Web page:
The descent saw InSight slow from 12,300mph to just 5mph. Image Credit: NASA / JPL-Caltech
After a harrowing descent through the Martian atmosphere, the probe has finally reached its destination.
There was much to celebrate at NASA's Jet Propulsion Laboratory today as, following the much maligned '7 minutes of terror', the signal was received to report that InSight had touched down.
While it will be a few hours before we will know if the lander's solar panels have deployed successfully, things are so far looking promising and the probe has survived the riskiest part of the mission.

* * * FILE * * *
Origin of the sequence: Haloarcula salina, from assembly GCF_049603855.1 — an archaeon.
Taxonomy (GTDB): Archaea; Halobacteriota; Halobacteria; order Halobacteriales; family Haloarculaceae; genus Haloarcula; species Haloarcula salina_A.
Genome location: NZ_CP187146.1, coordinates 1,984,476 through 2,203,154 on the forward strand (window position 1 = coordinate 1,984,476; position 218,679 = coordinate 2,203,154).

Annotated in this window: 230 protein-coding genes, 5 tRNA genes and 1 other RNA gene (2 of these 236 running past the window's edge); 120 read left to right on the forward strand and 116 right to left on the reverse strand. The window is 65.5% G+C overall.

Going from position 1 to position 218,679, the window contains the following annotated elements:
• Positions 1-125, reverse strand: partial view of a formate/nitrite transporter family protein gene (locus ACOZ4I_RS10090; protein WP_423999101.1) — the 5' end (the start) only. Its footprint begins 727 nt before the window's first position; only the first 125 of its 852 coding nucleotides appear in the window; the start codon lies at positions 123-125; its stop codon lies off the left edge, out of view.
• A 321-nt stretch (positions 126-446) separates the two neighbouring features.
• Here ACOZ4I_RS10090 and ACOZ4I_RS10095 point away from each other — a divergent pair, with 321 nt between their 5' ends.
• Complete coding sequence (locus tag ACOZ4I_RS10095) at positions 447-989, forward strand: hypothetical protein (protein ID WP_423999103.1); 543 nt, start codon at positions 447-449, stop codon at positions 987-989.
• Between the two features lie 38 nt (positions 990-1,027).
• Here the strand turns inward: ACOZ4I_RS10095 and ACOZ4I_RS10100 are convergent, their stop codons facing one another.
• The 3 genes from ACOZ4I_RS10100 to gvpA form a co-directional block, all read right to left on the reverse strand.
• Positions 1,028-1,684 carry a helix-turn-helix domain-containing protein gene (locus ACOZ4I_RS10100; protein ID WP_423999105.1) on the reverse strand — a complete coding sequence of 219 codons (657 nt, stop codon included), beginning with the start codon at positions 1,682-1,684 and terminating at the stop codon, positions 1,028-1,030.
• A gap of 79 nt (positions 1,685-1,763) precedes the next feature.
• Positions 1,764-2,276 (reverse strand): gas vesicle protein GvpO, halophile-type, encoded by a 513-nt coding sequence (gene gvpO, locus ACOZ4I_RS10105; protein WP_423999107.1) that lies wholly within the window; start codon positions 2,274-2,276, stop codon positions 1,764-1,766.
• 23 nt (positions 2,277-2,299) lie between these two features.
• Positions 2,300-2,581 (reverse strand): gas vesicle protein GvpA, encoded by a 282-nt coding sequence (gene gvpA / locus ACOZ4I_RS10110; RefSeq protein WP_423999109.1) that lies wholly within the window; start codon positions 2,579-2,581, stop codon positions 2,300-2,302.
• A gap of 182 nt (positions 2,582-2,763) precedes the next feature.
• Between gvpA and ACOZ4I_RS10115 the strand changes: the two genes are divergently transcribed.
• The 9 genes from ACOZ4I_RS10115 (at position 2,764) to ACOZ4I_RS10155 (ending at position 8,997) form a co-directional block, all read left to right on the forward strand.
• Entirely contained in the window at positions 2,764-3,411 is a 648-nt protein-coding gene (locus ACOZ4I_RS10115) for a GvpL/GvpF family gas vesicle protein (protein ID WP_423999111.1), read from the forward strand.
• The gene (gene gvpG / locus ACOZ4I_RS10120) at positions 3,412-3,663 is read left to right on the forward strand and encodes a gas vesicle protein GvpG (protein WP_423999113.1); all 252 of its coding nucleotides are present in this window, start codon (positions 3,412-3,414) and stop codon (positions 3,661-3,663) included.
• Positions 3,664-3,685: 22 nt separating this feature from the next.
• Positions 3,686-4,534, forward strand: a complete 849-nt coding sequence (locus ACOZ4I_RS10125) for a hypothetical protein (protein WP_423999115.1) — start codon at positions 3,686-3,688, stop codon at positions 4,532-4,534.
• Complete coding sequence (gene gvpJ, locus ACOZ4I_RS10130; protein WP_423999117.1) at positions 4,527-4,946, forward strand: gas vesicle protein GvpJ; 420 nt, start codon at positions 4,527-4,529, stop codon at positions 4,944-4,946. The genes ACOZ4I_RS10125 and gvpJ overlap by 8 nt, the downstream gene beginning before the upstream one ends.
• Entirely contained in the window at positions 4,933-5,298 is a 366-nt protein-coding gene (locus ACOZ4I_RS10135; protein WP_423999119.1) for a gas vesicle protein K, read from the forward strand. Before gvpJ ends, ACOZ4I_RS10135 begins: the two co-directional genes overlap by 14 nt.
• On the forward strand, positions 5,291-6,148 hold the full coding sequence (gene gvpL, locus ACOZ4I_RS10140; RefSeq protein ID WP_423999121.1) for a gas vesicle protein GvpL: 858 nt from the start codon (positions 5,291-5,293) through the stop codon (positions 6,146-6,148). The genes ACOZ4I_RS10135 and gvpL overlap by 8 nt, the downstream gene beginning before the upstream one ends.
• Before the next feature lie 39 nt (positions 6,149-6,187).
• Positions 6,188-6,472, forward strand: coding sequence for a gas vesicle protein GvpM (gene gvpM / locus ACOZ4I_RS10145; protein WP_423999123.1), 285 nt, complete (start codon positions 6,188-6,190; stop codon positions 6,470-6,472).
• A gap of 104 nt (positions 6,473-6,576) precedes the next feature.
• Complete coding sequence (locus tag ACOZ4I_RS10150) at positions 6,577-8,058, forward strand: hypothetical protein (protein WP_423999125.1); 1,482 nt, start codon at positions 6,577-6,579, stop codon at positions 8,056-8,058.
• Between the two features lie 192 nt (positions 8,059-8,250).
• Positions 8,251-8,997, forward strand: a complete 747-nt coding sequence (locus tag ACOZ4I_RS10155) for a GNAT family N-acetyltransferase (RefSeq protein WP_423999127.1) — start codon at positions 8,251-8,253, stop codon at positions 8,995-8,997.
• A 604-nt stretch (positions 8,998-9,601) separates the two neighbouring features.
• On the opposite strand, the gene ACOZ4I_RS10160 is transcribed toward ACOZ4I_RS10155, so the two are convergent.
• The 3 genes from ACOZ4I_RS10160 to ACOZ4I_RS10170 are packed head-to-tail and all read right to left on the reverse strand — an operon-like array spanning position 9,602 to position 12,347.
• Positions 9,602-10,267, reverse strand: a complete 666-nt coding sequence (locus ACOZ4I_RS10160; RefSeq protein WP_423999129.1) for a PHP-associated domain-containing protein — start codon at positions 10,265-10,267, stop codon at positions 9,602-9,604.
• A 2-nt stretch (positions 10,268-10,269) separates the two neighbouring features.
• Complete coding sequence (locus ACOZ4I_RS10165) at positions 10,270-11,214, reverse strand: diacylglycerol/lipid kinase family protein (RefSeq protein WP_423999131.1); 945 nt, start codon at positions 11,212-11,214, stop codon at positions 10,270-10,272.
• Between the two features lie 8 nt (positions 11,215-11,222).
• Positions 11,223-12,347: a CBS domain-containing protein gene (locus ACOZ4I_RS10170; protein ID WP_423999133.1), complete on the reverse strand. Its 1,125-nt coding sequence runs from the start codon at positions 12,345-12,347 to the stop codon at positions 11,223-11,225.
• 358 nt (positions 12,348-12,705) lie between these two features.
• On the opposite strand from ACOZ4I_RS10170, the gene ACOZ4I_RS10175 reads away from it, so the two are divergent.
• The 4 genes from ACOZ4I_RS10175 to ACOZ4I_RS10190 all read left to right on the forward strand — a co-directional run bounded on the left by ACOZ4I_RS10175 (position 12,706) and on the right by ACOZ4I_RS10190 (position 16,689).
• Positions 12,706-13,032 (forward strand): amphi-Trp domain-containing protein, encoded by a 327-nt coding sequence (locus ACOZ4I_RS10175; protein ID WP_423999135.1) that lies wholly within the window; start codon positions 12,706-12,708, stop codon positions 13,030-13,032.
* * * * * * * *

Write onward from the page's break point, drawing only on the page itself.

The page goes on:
"Congratulations to @NASA, @LockheedMartin, @ulalaunch, and all who made today's @NASAInSight #MarsLanding possible!" wrote Vice President Mike Pence.
"This marks the 8th time the US has landed on Mars and the 1st mission to study its deep interior. Incredible milestone."
Over the coming months, the $1 billion lander will attempt to learn more about what lies beneath the surface of the Red Planet using an array of instruments including a burrowing temperature sensor and a seismometer designed to detect Marsquakes.
The mission, which is expected to last two Earth years, will ultimately produce a true 3D image of Mars, offering clues as to how the planet (and by extension the Earth) formed billions of years ago.
Source: Independent | Comments (42)
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